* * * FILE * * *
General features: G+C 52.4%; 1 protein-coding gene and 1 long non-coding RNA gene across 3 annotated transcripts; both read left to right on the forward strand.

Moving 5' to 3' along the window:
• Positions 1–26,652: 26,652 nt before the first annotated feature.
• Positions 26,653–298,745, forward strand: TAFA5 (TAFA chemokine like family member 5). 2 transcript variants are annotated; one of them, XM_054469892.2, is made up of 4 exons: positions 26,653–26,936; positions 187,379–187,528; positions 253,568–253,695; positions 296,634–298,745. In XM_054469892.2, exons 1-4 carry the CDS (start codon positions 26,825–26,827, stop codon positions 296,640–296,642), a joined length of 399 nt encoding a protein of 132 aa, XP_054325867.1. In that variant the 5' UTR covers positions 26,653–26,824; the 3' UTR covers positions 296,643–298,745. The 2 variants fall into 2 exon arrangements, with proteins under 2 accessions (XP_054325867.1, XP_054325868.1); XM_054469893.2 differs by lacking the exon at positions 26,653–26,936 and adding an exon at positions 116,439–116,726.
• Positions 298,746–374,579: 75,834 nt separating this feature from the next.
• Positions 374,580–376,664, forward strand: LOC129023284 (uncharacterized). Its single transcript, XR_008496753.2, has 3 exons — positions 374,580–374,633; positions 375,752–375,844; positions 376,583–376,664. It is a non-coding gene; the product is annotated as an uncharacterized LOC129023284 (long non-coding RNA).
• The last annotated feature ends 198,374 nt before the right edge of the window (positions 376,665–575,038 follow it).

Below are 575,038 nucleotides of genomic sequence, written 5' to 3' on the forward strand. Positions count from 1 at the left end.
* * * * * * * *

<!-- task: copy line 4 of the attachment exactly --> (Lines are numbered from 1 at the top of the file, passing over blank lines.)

• Positions 26,653–298,745, forward strand: TAFA5 (TAFA chemokine like family member 5). 2 transcript variants are annotated; one of them, XM_054469892.2, is made up of 4 exons: positions 26,653–26,936; positions 187,379–187,528; positions 253,568–253,695; positions 296,634–298,745. In XM_054469892.2, exons 1-4 carry the CDS (start codon positions 26,825–26,827, stop codon positions 296,640–296,642), a joined length of 399 nt encoding a protein of 132 aa, XP_054325867.1. In that variant the 5' UTR covers positions 26,653–26,824; the 3' UTR covers positions 296,643–298,745. The 2 variants fall into 2 exon arrangements, with proteins under 2 accessions (XP_054325867.1, XP_054325868.1); XM_054469893.2 differs by lacking the exon at positions 26,653–26,936 and adding an exon at positions 116,439–116,726.